From the computer networks that run the
office through to the fast foods you enjoy at the end of the day, everything in
modern life seems to be speeding up. The faster we go, the less we seem to get
done, however, with urgency often leading to stress and anxiety. We all know
that patience is a virtue, and according to science, it may also be beneficial
for our physical and mental health. Having patience gives you the ability to
wait and heal, the time to stay cool and collected, and the personal space that
everyone needs for real health and well-being.
Numerous studies have highlighted the links
between the cultivation of patience and good physical and mental health
outcomes. According to 2007 and 2012 studies by Fuller Theological Seminary
professor Sarah A. Schnitker, patient people are less likely to experience
depression and other negative emotions. In her 2012 study, Schnitker invited 71
participants to undergo patience training, with people reporting less
depression and higher levels of positive emotions at the end of the study
Increased levels of patience throughout the
training also led to enhanced mindfulness, greater gratitude, more connection
to other people and the universe, and a greater sense of abundance.
Interestingly, patient people were also likely to exert more effort toward
their goals than people who did not identify as patient, with an increased
sense of accomplishment often leading to a greater level of personal
satisfaction. This sense of contentment can be catching, with a separate study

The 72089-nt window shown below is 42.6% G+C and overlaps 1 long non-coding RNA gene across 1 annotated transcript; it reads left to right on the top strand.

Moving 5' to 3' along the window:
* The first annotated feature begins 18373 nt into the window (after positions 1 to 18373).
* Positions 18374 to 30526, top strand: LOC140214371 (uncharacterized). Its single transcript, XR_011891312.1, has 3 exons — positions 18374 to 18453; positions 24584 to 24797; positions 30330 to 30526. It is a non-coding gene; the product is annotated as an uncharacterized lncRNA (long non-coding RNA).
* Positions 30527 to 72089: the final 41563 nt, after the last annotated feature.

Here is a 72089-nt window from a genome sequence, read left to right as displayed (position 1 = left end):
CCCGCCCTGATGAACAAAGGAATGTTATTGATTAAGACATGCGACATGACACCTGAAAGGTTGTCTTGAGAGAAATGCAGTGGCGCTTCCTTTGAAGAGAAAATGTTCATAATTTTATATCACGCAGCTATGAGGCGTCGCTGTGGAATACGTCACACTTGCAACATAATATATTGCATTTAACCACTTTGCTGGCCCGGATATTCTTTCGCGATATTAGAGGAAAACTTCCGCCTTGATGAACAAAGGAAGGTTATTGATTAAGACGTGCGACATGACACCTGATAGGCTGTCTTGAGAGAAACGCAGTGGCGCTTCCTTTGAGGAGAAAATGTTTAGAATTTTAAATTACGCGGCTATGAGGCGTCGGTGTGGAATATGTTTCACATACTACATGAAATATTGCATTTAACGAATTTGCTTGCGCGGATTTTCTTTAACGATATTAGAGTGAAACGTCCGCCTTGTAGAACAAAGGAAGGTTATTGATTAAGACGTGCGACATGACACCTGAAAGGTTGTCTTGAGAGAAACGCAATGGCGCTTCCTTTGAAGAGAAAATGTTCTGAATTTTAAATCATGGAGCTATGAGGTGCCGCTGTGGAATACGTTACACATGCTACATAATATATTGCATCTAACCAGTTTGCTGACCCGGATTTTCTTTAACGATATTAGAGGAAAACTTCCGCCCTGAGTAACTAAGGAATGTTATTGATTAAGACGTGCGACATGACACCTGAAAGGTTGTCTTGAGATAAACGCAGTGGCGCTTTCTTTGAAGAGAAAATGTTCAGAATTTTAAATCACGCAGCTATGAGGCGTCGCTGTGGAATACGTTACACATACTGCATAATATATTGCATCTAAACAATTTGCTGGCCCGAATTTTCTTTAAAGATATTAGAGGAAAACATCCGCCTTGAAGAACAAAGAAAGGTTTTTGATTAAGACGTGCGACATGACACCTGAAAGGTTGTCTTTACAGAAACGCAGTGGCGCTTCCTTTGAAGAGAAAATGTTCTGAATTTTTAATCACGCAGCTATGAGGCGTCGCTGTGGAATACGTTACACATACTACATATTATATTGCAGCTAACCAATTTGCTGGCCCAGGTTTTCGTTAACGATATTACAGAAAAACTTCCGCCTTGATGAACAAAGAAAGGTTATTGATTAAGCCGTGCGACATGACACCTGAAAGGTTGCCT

by Debra R. Comer and Leslie E. Sekerka finding that patient people were more
empathic, more agreeable, and more likely to display generosity and compassion
to friends and neighbours.
Patience can also be good for your physical
health, with the mind and body intricately connected in ways we are only
beginning to understand. The 2007 study by Schnitker and Emmons found that
patient people were less likely to report common physical health problems such
as headaches, acne, ulcers, diarrhoea, and pneumonia. Many of these conditions
are linked with psychological stress and poor sleeping patterns, with a patient
disposition possibly protecting us from the damaging effects of mental stress
and physical inflammation.
In a fascinating new study just published
in Nature Communications, serotonin may be at the root of patience. While the
neurotransmitter serotonin has always been a key focus in the treatment of
mental conditions such as depression, it's method of action has been unclear.
This study showed that serotonin actually increases patience, with mice more
likely to wait for food when they were given serotonin stimulation. While
mindfulness and meditation practices are often recommended to help people
increase patience in the busy modern world, paying attention to your serotonin
levels through diet and exercise modifications may also be beneficial.
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